I am unconvinced that Paul wrote any of his letters.
But what on earth does he mean?
Starting from 48:40, McKnight explains that the conventional approach in scholarship to the authorship of Paul’s letters is to assume that Paul certainly did write some of his letters (such as Romans and Philemon), and then to compare the style and vocabulary with the more disputed letters (such as Colossians).
The problem with this is that Paul clearly didn’t write even some of his ‘undisputed’ letters! For example, in Philemon 19, we read:
I, Paul, am writing this with my own hand.
Similar things may be found elsewhere in the ‘undisputed’ letters (such as 1 Corinthians 16:21). The implication is that Paul didn’t write the rest of the letter in question.
The suggestion favoured by McKnight is that Paul would have drafted his letters in conversation with one or more of his companions, such as Timothy. This ‘committee’ would have consisted of different people at different times and in different places, and would have resulted in letters that differ in style from each other. This is different from suggesting that Paul dictated his letters, or from suggesting that Paul used an ‘amanuensis’ to draft his letters on his behalf. The work of E. Randolph Richards was mentioned in this context: Paul and First-Century Letter Writing.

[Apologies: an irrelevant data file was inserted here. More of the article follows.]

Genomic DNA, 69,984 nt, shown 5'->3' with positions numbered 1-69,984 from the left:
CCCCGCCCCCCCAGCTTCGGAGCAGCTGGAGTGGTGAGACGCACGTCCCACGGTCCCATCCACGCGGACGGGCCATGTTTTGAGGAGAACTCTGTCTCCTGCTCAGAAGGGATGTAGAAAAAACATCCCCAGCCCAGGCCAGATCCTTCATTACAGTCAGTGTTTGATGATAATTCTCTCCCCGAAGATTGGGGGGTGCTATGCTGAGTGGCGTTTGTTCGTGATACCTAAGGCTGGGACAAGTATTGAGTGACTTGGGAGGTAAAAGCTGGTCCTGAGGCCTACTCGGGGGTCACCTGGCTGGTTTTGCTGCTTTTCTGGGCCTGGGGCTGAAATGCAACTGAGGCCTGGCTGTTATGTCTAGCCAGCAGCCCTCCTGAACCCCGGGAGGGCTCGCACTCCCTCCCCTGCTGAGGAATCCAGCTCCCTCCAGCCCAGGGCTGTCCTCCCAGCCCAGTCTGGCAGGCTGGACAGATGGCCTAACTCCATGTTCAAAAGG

(Keep in mind that there’s a difference between writing a letter and being its author. If you ask me to write out a letter, and then you read it through and sign it at the bottom, I wrote the letter, but you are its author. Or, for another example, I am the umpteenth co-author on numerous scientific publications that I hadn’t even read prior to their publication!)
So, in conclusion, McKnight likes to say of Paul’s letters:
Since Paul did not write any of them, he wrote all of them. That is, I think he’s behind all the letters that bear his name, and I don’t think that he dictated or wrote any of them, but that they reflect different groups of people with whom he was ministering at the time.